The California Assembly is set to vote on a bill that would give juveniles sentenced to life in prison without parole a chance to be released.
Earlier this summer the U.S. Supreme Court banned mandatory sentences for minors of life without parole.
The justices ruled that such a punishment is "cruel and unusual" and that judges must consider the age of an offender before handing down a sentence.
In California, about 20 minors a year are sentenced to life without parole. The State Assembly is expected to vote on a bill, which already passed in the Senate, that would allow some of those prisoners hope for release.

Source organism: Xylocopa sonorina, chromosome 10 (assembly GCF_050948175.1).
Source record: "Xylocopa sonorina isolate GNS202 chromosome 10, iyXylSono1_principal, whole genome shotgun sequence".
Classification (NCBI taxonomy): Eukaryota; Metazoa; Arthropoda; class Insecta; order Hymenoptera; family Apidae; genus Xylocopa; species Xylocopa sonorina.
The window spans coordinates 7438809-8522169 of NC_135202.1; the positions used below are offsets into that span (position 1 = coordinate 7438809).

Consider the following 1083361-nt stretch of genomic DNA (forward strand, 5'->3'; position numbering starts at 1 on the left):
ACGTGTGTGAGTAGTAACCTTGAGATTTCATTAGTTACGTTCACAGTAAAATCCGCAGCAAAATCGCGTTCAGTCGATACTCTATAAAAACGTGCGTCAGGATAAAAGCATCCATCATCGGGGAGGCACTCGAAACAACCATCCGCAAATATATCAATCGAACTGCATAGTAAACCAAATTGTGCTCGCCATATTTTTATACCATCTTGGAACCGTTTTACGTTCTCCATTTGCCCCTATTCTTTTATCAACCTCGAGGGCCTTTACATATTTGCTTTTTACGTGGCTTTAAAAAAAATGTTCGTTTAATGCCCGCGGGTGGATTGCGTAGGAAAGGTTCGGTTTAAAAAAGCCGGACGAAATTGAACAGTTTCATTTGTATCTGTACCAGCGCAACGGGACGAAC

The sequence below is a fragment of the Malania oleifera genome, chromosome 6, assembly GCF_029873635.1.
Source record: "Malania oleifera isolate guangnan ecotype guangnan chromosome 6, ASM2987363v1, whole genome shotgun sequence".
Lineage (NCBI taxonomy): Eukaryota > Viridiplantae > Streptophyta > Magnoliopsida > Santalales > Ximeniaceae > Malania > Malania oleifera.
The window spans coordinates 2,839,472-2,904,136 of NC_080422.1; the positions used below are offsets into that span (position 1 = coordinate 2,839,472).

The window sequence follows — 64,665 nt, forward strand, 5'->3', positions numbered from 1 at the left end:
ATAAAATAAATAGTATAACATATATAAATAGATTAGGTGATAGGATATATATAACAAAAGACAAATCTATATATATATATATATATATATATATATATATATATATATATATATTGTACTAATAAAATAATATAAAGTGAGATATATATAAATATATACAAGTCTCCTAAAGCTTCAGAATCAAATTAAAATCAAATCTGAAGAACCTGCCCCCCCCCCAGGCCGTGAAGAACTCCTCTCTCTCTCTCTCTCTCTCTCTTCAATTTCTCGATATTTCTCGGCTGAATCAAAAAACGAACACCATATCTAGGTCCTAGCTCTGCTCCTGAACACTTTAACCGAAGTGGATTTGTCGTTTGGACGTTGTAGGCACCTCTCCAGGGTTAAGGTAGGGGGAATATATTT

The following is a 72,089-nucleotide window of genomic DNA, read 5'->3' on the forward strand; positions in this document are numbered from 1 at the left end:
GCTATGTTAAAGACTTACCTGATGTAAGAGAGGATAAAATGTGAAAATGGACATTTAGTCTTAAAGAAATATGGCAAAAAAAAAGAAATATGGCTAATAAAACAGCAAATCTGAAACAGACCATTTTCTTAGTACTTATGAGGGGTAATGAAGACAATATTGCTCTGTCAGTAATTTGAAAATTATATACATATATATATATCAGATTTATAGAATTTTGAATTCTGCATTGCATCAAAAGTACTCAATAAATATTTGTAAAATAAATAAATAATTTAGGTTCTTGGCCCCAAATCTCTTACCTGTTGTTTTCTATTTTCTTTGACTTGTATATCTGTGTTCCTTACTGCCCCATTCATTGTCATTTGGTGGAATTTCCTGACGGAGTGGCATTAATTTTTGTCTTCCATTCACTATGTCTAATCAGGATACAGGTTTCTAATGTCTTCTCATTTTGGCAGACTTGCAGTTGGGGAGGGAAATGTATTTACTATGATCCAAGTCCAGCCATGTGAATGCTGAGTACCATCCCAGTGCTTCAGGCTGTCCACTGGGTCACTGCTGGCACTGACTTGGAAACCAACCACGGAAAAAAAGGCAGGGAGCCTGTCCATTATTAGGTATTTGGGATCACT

SB 9 would allow inmates to petition the court for re-sentencing after serving 15 years. Inmates would have to meet narrow criteria to be eligible including not being the actual killer, having no prior juvenile offenses, demonstrating remorse or solid evidence of rehabilitation.
Heidi Rummel, a former federal prosecutor and co-director of USC's Post-Conviction Justice Project, joins Madeleine to talk about the bill and how California sentences its juvenile criminals.
Heidi Rummel, former federal prosecutor and co-director of USC's Post-Conviction Justice Project